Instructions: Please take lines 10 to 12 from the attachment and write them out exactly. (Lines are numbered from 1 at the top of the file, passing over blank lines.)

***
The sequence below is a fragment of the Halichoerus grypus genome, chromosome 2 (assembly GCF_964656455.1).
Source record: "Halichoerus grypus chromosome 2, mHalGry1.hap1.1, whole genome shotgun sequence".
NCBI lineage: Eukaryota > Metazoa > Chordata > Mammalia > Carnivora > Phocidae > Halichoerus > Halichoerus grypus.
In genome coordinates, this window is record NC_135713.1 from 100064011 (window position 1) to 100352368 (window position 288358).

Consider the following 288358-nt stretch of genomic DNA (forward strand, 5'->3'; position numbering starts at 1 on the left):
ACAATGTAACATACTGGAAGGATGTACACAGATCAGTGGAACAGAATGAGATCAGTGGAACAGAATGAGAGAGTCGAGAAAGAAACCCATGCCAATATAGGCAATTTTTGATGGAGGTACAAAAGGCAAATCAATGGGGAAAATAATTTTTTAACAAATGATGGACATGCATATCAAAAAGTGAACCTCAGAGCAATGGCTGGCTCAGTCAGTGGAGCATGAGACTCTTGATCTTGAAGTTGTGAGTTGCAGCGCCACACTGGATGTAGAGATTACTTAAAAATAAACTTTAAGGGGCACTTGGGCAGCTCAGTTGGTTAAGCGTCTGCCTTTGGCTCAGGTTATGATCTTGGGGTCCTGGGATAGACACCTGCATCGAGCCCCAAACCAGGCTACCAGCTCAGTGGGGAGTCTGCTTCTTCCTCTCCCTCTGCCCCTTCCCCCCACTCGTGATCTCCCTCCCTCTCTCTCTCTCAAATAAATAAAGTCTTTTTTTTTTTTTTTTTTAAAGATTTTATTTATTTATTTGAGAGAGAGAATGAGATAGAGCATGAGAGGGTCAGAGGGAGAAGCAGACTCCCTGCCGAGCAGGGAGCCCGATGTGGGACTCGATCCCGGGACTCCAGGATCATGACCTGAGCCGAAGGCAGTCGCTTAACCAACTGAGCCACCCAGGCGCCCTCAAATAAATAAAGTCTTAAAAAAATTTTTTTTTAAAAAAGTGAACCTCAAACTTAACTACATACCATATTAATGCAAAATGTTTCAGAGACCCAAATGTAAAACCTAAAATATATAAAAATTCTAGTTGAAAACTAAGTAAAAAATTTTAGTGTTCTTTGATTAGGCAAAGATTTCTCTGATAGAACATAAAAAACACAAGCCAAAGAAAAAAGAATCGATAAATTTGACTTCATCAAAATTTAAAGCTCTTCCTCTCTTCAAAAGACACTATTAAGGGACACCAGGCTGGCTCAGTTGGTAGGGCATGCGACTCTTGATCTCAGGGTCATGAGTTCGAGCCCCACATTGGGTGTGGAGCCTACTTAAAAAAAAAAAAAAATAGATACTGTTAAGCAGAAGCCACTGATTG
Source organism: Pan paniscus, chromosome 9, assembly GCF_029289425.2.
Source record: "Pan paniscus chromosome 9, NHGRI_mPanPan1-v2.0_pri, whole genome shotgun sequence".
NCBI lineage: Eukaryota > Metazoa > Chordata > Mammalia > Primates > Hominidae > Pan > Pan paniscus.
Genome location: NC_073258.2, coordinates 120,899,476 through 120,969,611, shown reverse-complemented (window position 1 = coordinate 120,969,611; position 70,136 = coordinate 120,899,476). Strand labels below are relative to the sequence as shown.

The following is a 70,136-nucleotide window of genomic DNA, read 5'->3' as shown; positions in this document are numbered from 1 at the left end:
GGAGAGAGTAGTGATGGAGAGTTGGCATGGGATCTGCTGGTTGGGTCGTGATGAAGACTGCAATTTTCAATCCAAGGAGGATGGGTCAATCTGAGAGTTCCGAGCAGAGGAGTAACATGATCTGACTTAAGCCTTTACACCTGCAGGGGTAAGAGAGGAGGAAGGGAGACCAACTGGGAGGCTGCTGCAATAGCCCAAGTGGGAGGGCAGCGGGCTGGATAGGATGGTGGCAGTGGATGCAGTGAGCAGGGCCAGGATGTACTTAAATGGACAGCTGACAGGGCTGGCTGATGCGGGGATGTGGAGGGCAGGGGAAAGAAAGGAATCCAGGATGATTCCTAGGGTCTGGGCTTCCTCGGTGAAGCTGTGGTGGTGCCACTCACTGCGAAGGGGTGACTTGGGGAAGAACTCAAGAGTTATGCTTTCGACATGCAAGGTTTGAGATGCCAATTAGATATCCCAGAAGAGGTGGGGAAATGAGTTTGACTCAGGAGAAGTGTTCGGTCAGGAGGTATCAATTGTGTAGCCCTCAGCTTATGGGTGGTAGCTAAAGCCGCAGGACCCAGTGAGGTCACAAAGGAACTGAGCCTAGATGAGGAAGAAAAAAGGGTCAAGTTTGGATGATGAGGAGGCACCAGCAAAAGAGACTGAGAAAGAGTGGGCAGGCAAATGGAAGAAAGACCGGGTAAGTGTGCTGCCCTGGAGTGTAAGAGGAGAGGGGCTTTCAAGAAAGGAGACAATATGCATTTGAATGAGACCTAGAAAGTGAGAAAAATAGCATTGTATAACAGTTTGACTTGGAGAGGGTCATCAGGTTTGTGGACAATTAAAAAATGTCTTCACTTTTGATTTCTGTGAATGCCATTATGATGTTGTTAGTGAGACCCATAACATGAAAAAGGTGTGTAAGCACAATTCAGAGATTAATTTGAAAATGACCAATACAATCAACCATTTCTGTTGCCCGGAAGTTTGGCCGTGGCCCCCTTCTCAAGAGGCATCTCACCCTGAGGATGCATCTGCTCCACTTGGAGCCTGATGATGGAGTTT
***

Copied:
Genome location: NC_073258.2, coordinates 120,899,476 through 120,969,611, shown reverse-complemented (window position 1 = coordinate 120,969,611; position 70,136 = coordinate 120,899,476). Strand labels below are relative to the sequence as shown.

The following is a 70,136-nucleotide window of genomic DNA, read 5'->3' as shown; positions in this document are numbered from 1 at the left end:
GGAGAGAGTAGTGATGGAGAGTTGGCATGGGATCTGCTGGTTGGGTCGTGATGAAGACTGCAATTTTCAATCCAAGGAGGATGGGTCAATCTGAGAGTTCCGAGCAGAGGAGTAACATGATCTGACTTAAGCCTTTACACCTGCAGGGGTAAGAGAGGAGGAAGGGAGACCAACTGGGAGGCTGCTGCAATAGCCCAAGTGGGAGGGCAGCGGGCTGGATAGGATGGTGGCAGTGGATGCAGTGAGCAGGGCCAGGATGTACTTAAATGGACAGCTGACAGGGCTGGCTGATGCGGGGATGTGGAGGGCAGGGGAAAGAAAGGAATCCAGGATGATTCCTAGGGTCTGGGCTTCCTCGGTGAAGCTGTGGTGGTGCCACTCACTGCGAAGGGGTGACTTGGGGAAGAACTCAAGAGTTATGCTTTCGACATGCAAGGTTTGAGATGCCAATTAGATATCCCAGAAGAGGTGGGGAAATGAGTTTGACTCAGGAGAAGTGTTCGGTCAGGAGGTATCAATTGTGTAGCCCTCAGCTTATGGGTGGTAGCTAAAGCCGCAGGACCCAGTGAGGTCACAAAGGAACTGAGCCTAGATGAGGAAGAAAAAAGGGTCAAGTTTGGATGATGAGGAGGCACCAGCAAAAGAGACTGAGAAAGAGTGGGCAGGCAAATGGAAGAAAGACCGGGTAAGTGTGCTGCCCTGGAGTGTAAGAGGAGAGGGGCTTTCAAGAAAGGAGACAATATGCATTTGAATGAGACCTAGAAAGTGAGAAAAATAGCATTGTATAACAGTTTGACTTGGAGAGGGTCATCAGGTTTGTGGACAATTAAAAAATGTCTTCACTTTTGATTTCTGTGAATGCCATTATGATGTTGTTAGTGAGACCCATAACATGAAAAAGGTGTGTAAGCACAATTCAGAGATTAATTTGAAAATGACCAATACAATCAACCATTTCTGTTGCCCGGAAGTTTGGCCGTGGCCCCCTTCTCAAGAGGCATCTCACCCTGAGGATGCATCTGCTCCACTTGGAGCCTGATGATGGAGTTT